Poetry Pamphlet Reviews & Features

Run by HappenStance Press

Rosie Miles – CutsA photo of the pamphlet, on a red background and angled towards the right. The name of the author is centred, lower case in the top quarter. Below this in very large caps CUTS, the title of the collection. Below this is a large graphic of a heart shape, but this is made up of shapes of knives and blades, and scissors. Below this in small caps, HAPPENSTANCE.
HappenStance Press, 2015     £5.00

Not the depiction of violence but . . .  

Rosie Miles’s debut is shot through with the subtle but firm implication of violence. The poems leave carefully controlled incisions.

The pamphlet itself begins with two unsettling, deftly rendered memories. ‘Every Saturday Morning’, a scene of prejudice and sexual violence set in a butcher’s, becomes more menacing when you read it a second time and notice the ‘metal trays / floating face down in stale meaty water’.

‘Knives’ recounts a childhood incident: a mother’s mental breakdown, a father hiding the knives, trying and failing to hide the whole thing from the child:

Perhaps I don’t remember after all
about the knives. The
bread knife. 

Miles uses a number of voices and many of her characters speak powerfully about pain and dignity. In the Greek myth, Zeus turned his lover Io into a cow to escape the wrath of his wife Hera. I don’t know how to communicate the achievement of ‘Io’s Lament’ other than to say: here is the voice of a woman stuck inside the body of the cow. It is utterly compelling and completely beautiful. Miles strews Io’s name throughout the poem, through the repetition of ‘I’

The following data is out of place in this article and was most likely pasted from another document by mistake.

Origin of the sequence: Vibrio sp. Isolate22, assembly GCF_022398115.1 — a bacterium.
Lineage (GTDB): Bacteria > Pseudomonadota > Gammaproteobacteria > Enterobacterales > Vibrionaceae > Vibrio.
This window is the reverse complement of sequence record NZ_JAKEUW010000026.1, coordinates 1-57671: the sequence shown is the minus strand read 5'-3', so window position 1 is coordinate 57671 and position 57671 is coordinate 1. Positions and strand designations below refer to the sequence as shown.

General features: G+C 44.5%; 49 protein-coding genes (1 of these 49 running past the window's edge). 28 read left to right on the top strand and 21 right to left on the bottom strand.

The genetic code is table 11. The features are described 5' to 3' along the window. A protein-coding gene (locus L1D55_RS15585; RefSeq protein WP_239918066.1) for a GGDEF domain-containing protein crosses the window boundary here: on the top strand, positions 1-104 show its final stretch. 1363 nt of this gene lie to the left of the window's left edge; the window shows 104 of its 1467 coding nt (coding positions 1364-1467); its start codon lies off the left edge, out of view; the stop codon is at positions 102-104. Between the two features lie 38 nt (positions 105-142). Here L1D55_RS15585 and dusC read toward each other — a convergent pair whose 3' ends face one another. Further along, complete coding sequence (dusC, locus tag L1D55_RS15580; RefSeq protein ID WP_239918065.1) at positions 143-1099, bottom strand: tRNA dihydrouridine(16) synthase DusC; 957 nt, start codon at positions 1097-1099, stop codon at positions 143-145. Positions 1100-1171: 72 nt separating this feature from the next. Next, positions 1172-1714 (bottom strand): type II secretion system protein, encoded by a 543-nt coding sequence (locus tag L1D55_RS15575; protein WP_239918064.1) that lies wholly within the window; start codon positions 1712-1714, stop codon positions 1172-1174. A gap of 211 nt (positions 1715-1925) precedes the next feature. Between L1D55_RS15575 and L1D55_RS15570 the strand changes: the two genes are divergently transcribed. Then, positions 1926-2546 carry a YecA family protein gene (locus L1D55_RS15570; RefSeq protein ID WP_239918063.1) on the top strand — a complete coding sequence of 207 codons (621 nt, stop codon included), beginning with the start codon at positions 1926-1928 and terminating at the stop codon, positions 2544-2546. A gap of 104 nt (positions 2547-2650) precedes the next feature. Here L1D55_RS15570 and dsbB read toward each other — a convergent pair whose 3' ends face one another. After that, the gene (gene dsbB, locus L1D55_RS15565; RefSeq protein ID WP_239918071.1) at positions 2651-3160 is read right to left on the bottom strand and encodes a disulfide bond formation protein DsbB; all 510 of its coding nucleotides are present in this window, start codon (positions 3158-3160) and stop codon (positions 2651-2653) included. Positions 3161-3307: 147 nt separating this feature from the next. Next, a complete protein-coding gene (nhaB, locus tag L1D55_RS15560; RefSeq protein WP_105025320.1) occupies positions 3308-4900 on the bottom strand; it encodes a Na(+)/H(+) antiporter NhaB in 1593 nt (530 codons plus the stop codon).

I was the jewel…
I was so lovely…
I am the fool…
…a hundred eyes
…I moan, I drool…

The effect of the long, low vowel sounds is so consistent, so overwhelming, the poem becomes a pure cry, the ‘brute sound’ described in the penultimate lines. The poem plumbs the depths of what it might actually mean to ‘give a voice to the voiceless’. It demands your attention.

As does ‘Wragg’, the factory girl waiting to hang for killing a baby she could not keep.

As does the daughter in ‘My Daughter’:

Every few weeks she’ll drop by
to throw a brick through the window
or set fire to the gate again.

It’s Miles’s unerring feeling for what it is to be an individual subject to the violence of the world, rather than the depiction of violence itself, that is at the heart of her success. It’s that rare thing: sensitivity.

‘Question’ and ‘The Door Has Been Open Some Time’ exemplify this wonderfully. But you will have to read them yourself.

Jeremy Wikeley